CHARTS ON THE BOOK OF HEBREWS Herbert W. Bateman IV Kregel, Grand Rapids, 2012.                        Charts on the Book of Hebrews  -     
        By: Hebert W. Bateman

I am not a fan of chart books. I have found many of them confusing, lacking clear explanation with the charts, and very general in scope.  This type of book appeals more for the academic or seminary students, more than the Pastor. However, I was interested in this book of charts because I plan to do a series of studies on Hebrews.

With that said, I must say I was somewhat surprised by this book. It’s comprehensive on the subject of the book of Hebrews, and much better than most books of charts. It is a very good place to begin research, as Bateman gives good resource information in many of the charts. The charts are understandable and will aid anyone in the study of Hebrews. I suspect that this comes from its specialization on one book of the Bible—a great idea. It does not have to take the broad approach that many chart books take. Bateman divides the charts into four areas: Introductory Considerations, Old Testament and Second Temple Influences, Theology in Hebrews, and Exegetical Matters in Hebrews. There are numerous charts in each section. My overall impression is very good. I also appreciate the section of Chart Comments, which gives insight into the charts and is helpful. Plus there is an excellent Bibliography at the end.

There are some things I consider as weaknesses however. First, some charts seem balky and the information could have been condensed; this is especially true of some of the introductory charts where the information is repetitive. Second, some of the charts start in the middle of the page, for example is I was using the Words Unique to Hebrews chart (104) I would prefer each chapter of Hebrews to have its own individual chart, rather than the whole book in one chart. It would make it easier to reproduce in one page, rather than two, if I was using the part of the chart just for Hebrews 3. I would like to see more variation of design in the charts. Third, it would have been nice if the publisher would had added a Power-point CD of the charts to be used in the classroom.  

These weaknesses do not discount the value of this book. The book consists of treasures for students of Hebrews. It will be helpful to the Bible teacher and Pastor for basic research. It puts information right at hand that might otherwise take several books. It is a gold mine of information. The charts will greatly aid the Bible teacher and will be useful in teaching this great book of Hebrews. Anyone doing a study of Hebrews will find it insightful and helpful. It would be a worthwhile addition to your library.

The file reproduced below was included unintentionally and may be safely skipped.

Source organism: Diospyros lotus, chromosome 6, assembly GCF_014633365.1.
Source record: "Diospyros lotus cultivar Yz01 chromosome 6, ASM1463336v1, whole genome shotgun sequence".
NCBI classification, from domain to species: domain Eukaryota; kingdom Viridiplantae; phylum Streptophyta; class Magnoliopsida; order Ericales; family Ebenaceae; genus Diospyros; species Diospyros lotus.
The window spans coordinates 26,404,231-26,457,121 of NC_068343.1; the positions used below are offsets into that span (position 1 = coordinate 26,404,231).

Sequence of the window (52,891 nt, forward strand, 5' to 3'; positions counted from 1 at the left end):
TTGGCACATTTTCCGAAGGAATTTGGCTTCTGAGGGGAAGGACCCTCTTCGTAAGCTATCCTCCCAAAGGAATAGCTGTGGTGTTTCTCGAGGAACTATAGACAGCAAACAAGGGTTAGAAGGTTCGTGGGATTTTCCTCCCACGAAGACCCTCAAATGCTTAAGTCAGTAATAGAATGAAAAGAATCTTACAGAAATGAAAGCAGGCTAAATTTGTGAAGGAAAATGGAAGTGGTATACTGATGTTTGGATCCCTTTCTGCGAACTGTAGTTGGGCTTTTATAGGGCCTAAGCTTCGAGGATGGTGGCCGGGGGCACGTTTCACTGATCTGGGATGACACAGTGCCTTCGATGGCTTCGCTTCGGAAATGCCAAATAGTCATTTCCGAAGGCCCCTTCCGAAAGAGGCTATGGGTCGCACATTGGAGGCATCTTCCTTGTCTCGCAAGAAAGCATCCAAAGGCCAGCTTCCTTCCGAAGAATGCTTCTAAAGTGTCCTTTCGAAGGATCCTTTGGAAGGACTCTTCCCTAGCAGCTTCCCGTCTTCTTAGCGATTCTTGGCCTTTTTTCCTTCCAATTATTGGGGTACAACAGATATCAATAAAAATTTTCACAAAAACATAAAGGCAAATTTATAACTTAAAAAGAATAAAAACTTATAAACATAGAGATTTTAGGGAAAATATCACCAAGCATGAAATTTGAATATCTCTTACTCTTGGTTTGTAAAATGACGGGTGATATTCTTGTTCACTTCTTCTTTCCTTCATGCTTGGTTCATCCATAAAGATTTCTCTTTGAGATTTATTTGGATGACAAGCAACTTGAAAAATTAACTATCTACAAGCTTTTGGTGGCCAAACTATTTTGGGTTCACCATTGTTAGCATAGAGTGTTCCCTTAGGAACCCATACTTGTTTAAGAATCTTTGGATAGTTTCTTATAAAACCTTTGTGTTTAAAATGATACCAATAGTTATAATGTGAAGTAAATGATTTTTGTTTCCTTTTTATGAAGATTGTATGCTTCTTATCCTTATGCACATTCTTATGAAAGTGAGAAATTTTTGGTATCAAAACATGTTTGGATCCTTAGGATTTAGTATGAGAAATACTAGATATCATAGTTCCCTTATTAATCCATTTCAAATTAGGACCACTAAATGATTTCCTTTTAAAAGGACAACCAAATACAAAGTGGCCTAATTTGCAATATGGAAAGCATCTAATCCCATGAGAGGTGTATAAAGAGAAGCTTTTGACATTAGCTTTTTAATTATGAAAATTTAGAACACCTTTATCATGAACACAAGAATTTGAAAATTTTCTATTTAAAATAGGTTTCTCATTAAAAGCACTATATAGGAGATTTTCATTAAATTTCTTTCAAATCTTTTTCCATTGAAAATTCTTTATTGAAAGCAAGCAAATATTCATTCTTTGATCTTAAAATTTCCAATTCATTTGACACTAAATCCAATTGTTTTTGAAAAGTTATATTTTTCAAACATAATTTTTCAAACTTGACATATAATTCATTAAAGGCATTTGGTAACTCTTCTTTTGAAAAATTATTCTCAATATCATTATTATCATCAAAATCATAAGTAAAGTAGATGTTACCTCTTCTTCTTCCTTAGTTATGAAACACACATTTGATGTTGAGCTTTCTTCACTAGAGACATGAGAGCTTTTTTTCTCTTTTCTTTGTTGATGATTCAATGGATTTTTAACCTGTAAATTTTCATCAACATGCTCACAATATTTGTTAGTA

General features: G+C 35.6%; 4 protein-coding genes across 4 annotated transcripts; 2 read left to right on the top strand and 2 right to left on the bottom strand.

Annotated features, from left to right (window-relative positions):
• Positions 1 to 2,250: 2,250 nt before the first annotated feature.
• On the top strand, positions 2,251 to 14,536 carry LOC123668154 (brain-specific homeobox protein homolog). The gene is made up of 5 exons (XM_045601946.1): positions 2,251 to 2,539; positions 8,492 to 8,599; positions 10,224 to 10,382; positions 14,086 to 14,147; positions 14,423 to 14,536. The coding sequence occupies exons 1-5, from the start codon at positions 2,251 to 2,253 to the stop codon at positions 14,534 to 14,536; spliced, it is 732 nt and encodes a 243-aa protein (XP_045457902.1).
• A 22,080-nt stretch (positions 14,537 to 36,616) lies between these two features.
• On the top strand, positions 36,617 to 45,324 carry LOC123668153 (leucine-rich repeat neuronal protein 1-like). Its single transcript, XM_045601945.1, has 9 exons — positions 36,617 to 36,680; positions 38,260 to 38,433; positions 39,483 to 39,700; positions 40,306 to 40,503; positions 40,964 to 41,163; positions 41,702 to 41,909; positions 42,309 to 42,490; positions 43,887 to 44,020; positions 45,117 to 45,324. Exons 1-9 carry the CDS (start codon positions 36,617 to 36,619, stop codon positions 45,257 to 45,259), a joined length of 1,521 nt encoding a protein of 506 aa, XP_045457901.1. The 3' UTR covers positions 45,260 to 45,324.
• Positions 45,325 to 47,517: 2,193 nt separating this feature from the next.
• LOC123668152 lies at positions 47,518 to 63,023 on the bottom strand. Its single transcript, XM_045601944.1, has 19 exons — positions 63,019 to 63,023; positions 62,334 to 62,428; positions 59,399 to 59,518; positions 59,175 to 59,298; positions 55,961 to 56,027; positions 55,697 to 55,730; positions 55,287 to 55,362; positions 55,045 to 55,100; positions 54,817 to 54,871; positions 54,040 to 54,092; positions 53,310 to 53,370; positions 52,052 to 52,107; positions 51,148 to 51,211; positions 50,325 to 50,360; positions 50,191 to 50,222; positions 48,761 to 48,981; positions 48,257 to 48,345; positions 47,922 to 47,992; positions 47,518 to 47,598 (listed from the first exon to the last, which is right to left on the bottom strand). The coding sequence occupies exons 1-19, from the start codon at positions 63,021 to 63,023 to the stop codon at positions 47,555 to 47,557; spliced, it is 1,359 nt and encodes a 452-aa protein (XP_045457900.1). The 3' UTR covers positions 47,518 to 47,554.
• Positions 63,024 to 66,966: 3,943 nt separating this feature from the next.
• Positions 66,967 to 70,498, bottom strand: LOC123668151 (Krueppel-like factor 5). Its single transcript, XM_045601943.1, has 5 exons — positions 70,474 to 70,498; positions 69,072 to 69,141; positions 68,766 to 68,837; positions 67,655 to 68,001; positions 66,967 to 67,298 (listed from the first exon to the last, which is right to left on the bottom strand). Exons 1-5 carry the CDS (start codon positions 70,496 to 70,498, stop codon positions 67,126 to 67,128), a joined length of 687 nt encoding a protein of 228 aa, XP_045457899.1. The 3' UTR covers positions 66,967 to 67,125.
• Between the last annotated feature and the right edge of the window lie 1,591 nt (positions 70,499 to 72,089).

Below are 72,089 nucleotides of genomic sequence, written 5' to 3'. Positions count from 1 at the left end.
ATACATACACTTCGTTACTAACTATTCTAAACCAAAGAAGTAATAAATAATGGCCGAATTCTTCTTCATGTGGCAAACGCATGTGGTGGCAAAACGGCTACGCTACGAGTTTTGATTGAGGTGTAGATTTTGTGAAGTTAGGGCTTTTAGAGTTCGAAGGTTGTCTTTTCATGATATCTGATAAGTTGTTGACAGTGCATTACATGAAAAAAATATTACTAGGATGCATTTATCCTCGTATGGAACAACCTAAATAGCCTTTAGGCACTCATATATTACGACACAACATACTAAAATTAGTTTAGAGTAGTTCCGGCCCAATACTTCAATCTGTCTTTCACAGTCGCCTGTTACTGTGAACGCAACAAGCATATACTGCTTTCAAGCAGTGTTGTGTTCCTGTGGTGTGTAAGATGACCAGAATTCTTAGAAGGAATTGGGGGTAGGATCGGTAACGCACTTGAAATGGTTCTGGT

Kregel Academic was kind enough to provide me a review copy of this book for my unbiased opinion.  

Tuesday, March 12, 2013


A letter from prison, yet its hallmark is joy. That is the book of Philippians. It is part of the letters of Paul from a period when Paul was confined to prison, known as the Prison Epistles. He experience was not pleasant—suffering. His fate was the possibility of death (1:13, 17, 20-26).


The fact that Paul was in prison narrows down the possible location for the writing of this letter. Scholars are divided concerning which location he wrote the epistle. The main views are:

Ephesus. Those who favor this position give the following reasons:[1] (1) the praetorium can point to the residence of the provincial governor in Ephesians. (2) Timothy was with Paul in Ephesus (Acts 19:22; Phil. 1:1). (3) The distance between these cities was minimal and eliminates the time problem required for multiple visits. (4) Evangelism went on when Paul was at Ephesus, and contention over Paul and his teaching (Acts 19:2-9, 10, 25-26; Phil. 1:12-15).  (5) Paul refers to being in prison of several occasions (2 Cor. 1:8, 11:23). While this view has some popularity, I do not hold this view. My objections are: (1) No mention of an imprisonment at Ephesus is recorded in Acts. It rests on inference; it seems the one in Ephesus was not major or serious enough for Luke to record. (2) It omits any reference to the collection, an important subject for Paul. Therefore it seems to indicate it was already picked up and delivered by this time, which was not true while Paul was in Ephesus. It certainly was not a life-death situation. (3) The tone of the text of Philippians does not seem to fit the Ephesian situation, for the location where Paul was writing indicates one of division and he writes harshly about the Christians in that location, except for Timothy (Phil 1:15-1; 2:19-21). Based on the overall picture of Philippians, this view is the weakest of choices.